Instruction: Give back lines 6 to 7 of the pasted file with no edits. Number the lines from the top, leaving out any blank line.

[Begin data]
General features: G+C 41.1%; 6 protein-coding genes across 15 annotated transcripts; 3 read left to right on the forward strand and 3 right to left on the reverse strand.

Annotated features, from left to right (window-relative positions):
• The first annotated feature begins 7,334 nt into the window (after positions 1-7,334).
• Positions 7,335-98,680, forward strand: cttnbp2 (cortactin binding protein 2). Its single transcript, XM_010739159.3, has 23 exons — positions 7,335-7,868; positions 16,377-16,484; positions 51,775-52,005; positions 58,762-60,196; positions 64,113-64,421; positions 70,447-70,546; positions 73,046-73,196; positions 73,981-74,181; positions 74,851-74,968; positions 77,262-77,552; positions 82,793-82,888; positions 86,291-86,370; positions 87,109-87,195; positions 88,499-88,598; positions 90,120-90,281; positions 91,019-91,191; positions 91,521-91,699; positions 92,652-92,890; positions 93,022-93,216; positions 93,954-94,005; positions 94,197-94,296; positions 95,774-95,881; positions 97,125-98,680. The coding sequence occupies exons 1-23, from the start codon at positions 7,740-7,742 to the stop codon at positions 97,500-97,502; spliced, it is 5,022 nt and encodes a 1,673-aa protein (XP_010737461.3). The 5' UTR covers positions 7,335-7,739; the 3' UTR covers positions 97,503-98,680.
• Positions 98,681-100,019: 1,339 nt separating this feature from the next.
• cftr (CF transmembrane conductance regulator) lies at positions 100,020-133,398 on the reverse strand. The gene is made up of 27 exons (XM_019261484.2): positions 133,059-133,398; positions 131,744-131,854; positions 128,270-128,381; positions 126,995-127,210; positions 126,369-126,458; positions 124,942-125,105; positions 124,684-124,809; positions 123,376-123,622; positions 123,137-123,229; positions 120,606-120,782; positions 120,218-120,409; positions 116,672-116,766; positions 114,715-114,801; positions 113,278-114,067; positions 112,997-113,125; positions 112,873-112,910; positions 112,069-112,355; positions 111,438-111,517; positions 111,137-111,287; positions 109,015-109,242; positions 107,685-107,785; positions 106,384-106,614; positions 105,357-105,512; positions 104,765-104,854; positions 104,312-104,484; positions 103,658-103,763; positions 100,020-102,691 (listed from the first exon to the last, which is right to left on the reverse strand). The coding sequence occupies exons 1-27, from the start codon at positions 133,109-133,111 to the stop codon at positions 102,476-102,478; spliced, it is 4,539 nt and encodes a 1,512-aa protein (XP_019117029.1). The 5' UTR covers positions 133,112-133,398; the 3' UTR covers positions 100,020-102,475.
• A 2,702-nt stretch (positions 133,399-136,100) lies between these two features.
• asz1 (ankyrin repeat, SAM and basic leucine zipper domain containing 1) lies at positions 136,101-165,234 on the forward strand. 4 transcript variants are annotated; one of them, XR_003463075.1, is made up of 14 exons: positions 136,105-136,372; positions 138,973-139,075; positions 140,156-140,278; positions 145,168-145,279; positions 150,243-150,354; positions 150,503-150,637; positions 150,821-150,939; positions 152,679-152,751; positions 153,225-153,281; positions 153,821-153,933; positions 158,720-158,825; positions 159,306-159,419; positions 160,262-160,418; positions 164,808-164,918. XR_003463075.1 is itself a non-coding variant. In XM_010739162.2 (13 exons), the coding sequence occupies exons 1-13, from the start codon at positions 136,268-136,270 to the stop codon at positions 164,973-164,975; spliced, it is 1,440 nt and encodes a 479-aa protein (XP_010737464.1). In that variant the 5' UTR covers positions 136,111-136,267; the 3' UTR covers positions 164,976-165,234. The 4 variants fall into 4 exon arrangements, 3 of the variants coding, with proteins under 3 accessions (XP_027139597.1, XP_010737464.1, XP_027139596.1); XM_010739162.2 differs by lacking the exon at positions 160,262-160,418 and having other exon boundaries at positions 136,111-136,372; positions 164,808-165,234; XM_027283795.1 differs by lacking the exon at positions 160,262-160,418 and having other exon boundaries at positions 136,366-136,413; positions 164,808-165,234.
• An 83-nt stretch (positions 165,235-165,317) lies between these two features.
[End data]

• cftr (CF transmembrane conductance regulator) lies at positions 100,020-133,398 on the reverse strand. The gene is made up of 27 exons (XM_019261484.2): positions 133,059-133,398; positions 131,744-131,854; positions 128,270-128,381; positions 126,995-127,210; positions 126,369-126,458; positions 124,942-125,105; positions 124,684-124,809; positions 123,376-123,622; positions 123,137-123,229; positions 120,606-120,782; positions 120,218-120,409; positions 116,672-116,766; positions 114,715-114,801; positions 113,278-114,067; positions 112,997-113,125; positions 112,873-112,910; positions 112,069-112,355; positions 111,438-111,517; positions 111,137-111,287; positions 109,015-109,242; positions 107,685-107,785; positions 106,384-106,614; positions 105,357-105,512; positions 104,765-104,854; positions 104,312-104,484; positions 103,658-103,763; positions 100,020-102,691 (listed from the first exon to the last, which is right to left on the reverse strand). The coding sequence occupies exons 1-27, from the start codon at positions 133,109-133,111 to the stop codon at positions 102,476-102,478; spliced, it is 4,539 nt and encodes a 1,512-aa protein (XP_019117029.1). The 5' UTR covers positions 133,112-133,398; the 3' UTR covers positions 100,020-102,475.
• A 2,702-nt stretch (positions 133,399-136,100) lies between these two features.